Article Information

Authors:
Eme T. Owoaje1
Adedoyin D. Omidokun1
Olusimbo K. Ige2

Affiliations:
1Department of Community Medicine, University of Ibadan, Nigeria

2Malaria Action Program for States, United States Agency for International Development, Nigeria

Correspondence to:
Eme Owoaje

Postal address:
University College Hospital Campus, Queen Elizabeth Road, Mokola, Ibadan, Oyo State, Nigeria

Dates:
Received: 20 Feb. 2012
Accepted: 29 May 2012
Published: 30 Oct. 2012

How to cite this article:
Owoaje ET, Omidokun AD, OK Ige. Knowledge and perception of Prevention of Mother to Child services amongst pregnant women accessing antenatal clinic in a Primary Health Care centre in Nigeria. Afr J Prm Health Care Fam Med. 2012;4(1), Art. #432, 7 pages. http://dx.doi.org/10.4102/
phcfm.v4i1.432

Copyright Notice:
© 2012. The Authors. Licensee: AOSIS OpenJournals.

This is an Open Access article distributed under the terms of the Creative Commons Attribution License, which permits unrestricted use, distribution, and reproduction in any medium, provided the original work is properly cited.
Knowledge and perception of Prevention of Mother to Child services amongst pregnant women accessing antenatal clinic in a Primary Health Care centre in Nigeria
In This Original Research...
Open Access
Abstract
Abstrait
Introduction
   • Key focus
      • Background
      • Trends
      • Objectives
      • Contribution to field
Ethical Considerations
Method
   • Materials
   • Setting
   • Design
   • Procedure
   • Statistical analysis
Results
   • Respondents' knowledge of mother to child transmission of HIV and its modes of prevention
      • HIV counselling and testing
      • Respondents' perception of non-breastfeeding mothers
Discussion
   • Practical implications
   • Limitations of the study
   • Recommendations
Conclusion
Acknowledgements
   • Competing interests
   • Authors’ contributions
References
Abstract

Background: Few studies have assessed pregnant women’s perceptions regarding prevention of mother to child of HIV and the available services at the primary health care level in Nigeria.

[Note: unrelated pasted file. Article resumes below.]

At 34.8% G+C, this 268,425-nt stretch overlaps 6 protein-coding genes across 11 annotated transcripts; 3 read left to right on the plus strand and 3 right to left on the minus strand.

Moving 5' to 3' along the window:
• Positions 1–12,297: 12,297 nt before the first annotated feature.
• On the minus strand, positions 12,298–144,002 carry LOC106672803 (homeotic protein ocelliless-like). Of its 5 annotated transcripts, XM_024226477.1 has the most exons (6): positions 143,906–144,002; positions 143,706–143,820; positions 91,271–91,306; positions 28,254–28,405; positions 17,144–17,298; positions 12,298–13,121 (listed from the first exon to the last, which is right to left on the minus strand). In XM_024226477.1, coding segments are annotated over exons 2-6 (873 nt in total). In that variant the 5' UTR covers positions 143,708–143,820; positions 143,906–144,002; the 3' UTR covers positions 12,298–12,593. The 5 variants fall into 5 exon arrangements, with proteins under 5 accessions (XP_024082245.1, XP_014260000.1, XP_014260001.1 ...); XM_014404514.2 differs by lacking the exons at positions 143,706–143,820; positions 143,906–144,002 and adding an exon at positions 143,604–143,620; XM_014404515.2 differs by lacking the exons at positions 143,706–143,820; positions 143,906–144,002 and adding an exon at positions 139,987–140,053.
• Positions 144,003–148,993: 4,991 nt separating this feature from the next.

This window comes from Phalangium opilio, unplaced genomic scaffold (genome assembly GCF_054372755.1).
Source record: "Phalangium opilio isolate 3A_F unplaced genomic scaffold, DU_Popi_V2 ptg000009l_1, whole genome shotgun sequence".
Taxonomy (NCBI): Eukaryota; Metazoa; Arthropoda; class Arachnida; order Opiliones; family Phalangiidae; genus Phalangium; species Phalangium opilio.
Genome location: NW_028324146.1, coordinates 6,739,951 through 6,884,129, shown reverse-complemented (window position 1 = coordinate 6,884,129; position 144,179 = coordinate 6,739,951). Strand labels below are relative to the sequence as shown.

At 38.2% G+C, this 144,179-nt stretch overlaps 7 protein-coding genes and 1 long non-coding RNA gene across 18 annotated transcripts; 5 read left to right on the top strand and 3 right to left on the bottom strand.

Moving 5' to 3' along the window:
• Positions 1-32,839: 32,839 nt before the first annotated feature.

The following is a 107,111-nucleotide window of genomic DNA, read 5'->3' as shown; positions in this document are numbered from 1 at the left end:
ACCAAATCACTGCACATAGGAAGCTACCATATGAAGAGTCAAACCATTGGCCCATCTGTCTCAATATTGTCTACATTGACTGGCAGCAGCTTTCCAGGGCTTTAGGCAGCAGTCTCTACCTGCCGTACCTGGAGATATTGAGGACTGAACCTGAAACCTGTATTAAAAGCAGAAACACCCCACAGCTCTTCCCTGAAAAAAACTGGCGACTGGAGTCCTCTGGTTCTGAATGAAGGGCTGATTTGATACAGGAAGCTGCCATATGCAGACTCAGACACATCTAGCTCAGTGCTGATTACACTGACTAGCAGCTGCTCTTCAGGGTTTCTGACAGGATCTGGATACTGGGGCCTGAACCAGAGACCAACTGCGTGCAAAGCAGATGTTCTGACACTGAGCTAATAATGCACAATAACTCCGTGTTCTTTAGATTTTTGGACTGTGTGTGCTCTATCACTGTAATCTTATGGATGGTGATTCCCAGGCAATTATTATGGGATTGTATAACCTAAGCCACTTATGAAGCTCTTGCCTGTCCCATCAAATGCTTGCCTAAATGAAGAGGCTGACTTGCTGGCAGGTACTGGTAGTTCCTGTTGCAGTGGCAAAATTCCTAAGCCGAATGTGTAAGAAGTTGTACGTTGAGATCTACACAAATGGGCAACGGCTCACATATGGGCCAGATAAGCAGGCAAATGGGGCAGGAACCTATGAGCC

Objective: Assessment of knowledge and perception of antenatal clinic (ANC) attendees regarding Prevention of Mother to Child Transmission (PMTCT) of HIV at primary health care facilities in south-west Nigeria.

Method: A cross-sectional survey was conducted amongst 400 antenatal attendees in a Primary Health Care centre in Ibadan, Nigeria.

Results: Known methods of PMTCT were: use of anti-retroviral treatment (ART) during pregnancy (75.0%), ART at birth (65.8%) and not breastfeeding (61.8%). Previous HIV Counselling and Testing (HCT) was reported by 71%, significantly higher proportions of those who were married, in the third trimester of pregnancy or engaged in professional and/or skilled occupations had been tested. Regarding the HCT services provided, 92.2% understood the HIV-related health education provided, 89.7.2% reported that the timing was appropriate, 92.6% assessed the nurses’ approach as acceptable but 34.0% felt the test was forced upon them. Majority (79.6%) were aware of non-breastfeeding options of infant feeding, but only 3.5% were aware of exclusive breastfeeding for a stipulated period as an infant feeding option. Nevertheless, the majority of the women found the non-breast feeding option culturally unacceptable.

Conclusion: Women in this survey were knowledgeable about the methods of PMTCT, but had negative perceptions regarding certain aspects of the HCT services and the recommended non-breastfeeding infant feeding option. Health workers should provide client friendly services and infant feeding counselling that is based on current WHO recommendations and culturally acceptable.

Abstrait